The study uncovered a similar pattern in areas with high PM 2.5. The trend couldn’t be explained away by factors like smoking or diabetes—and it was a rather large study, looking at more than 130,000 older adults between the ages of 50 and 79.
And if that wasn’t enough, research has even linked short-term spikes in air pollution with upticks in violent crime and aggressive behavior.
Scientists recently cross-analyzed data on daily criminal activity with local air pollution reports from the EPA and National Oceanic and Atmospheric Administration (NOAA) over a span of seven years. And they found significant increases in violent crimes—mainly assaults tied to domestic violence—even with small increases in air pollution particulates.
It was a sharp enough rise that economists predict even a ten percent reduction in air pollution might save more than $1 million per year in crime costs. That’s how many altercations could be prevented—not to mention the many victims spared—simply by controlling pollution.5
But it may surprise you to hear that you don’t need to live near an industrial plant, beside a busy highway, or within a densely populated city for your health and safety to be at risk.
In fact, the air inside your very own home may be raising your risk of disease, too. And not just due to the usual suspects, like cigarette smoke or paint fumes. Because the most common sources of indoor air pollution aren’t always so obvious—or even detectable.
Why the cleanest houses are often the most polluted
Studies show that some of the smallest, most dangerous particles come from dust, fungal spores, auto emissions, and byproducts of combustion. Which means that even burning a candle or frying food in your home could prove dangerous.
But there may be even less obvious sources of pollution lurking in your home.
For instance, if you ever get your clothes dry cleaned, you’re breathing in a toxin called perchloroethylene, known to cause cell damage in lab animals. And if you ever use moth balls, toilet cleaners, or household disinfectants, you’re likely being exposed to paradichlorobenzene, another cell-damaging chemical.
But one of the most toxic substances in your home is also one of the most common. And while it’s been a cleaning staple for ages—my own grandmother used it to clean her home—it could actually be killing you… and your pets.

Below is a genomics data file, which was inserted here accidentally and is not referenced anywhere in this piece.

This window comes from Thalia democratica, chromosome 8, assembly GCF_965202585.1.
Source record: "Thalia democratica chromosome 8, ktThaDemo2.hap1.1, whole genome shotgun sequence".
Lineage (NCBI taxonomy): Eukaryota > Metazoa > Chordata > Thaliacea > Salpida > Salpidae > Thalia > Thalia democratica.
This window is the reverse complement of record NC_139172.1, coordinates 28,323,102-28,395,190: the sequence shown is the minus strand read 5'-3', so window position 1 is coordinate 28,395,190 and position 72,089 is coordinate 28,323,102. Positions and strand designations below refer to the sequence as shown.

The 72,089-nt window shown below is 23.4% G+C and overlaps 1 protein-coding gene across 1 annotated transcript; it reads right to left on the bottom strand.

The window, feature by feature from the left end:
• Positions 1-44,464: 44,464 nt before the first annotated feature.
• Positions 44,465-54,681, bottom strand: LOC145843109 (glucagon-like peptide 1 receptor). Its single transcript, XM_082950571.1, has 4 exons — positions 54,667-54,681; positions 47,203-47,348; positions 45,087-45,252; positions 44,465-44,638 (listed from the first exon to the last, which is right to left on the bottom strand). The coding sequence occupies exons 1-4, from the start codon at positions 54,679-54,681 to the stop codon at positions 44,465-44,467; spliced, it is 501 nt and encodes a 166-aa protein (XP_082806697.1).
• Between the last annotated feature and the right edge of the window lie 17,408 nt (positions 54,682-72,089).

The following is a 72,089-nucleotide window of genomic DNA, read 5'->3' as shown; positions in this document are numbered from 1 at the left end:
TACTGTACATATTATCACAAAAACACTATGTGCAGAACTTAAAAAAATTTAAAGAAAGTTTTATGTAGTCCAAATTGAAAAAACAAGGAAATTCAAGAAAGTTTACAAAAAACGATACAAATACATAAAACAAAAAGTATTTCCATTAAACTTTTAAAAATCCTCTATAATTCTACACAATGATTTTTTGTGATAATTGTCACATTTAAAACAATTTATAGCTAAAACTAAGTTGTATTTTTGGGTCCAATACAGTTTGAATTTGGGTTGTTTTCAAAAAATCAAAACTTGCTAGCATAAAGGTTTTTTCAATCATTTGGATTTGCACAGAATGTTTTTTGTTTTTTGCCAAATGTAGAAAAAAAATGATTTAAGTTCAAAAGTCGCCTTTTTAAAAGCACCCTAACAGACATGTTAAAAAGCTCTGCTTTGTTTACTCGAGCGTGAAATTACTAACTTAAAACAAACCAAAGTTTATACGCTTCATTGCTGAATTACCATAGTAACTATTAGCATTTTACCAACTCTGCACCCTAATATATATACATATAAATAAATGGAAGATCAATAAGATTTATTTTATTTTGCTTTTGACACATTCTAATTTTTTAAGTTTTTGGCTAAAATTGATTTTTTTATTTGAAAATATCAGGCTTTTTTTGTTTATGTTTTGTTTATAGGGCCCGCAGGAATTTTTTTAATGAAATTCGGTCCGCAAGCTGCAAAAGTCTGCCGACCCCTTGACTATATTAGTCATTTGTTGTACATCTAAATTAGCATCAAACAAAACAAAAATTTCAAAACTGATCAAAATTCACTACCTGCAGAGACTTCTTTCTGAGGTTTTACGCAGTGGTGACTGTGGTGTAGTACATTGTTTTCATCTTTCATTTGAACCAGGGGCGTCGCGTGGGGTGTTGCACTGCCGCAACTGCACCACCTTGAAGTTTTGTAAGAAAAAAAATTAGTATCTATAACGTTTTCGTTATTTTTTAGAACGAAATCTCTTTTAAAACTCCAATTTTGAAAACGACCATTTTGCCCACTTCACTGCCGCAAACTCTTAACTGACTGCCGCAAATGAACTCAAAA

In case you haven’t guessed, I’m talking about chlorine bleach—which research shows can be downright deadly, especially when exposed to light.6
Bleach products generate all kinds of chlorine-containing compounds, including hypochlorous acid (HOCl) and chlorine gas (C12). These can accumulate in indoor spaces, where they react with other commonly used chemicals to create a poisonous cocktail. (Among the most notable is a chemical called limonene, which—as the name suggests—lends a citrus scent to cleaners, air fresheners, and grooming products.)
And adding in a light source—whether it’s from an indoor fixture or sunshine through windows—facilitates this dangerous process, breaking down chlorine compounds and enabling them to form particles called secondary organic aerosols.
Needless to say, these pollutants are bad news—triggering respiratory issues, systemic inflammation, and other serious problems. And not just for the humans in your household.
Get this: A friend of mine owned a French Bullmastiff—a large dog weighing about 120 pounds. The dog’s nose was always oozing, she struggled with wounds, and her health was never quite right.
My friend tried everything to help her dog feel better—and was prepared to simply dismiss the issues as the byproducts of a sickly breed. That is until one day, when she decided to take my advice and look into what kind of household substances the dog was coming into contact with.
Turns out, her cleaning lady was using chlorine bleach. When she stopped using it, the dog’s nose was clear within a month—and remained that way for the rest of her life.
Natural alternatives to harsh home cleaners
While my friend’s story is anecdotal, the science behind what she experienced is very clear. With the wrong mix of chemicals, our homes can become death traps.
The good news is, we’re living in a time of increasing awareness of this issue, so buying non-toxic cleaning products is easier than ever before.
Though, as always, you should proceed with caution. Don’t buy a brand simply because it’s familiar or has a pretty label. Remember, knowledge is power. You need to check the ingredients list. And as for what to look for, I’ll refer you once again to the Environmental Working Group’s (EWG) website—and more specifically, to their Guide to Healthy Cleaning.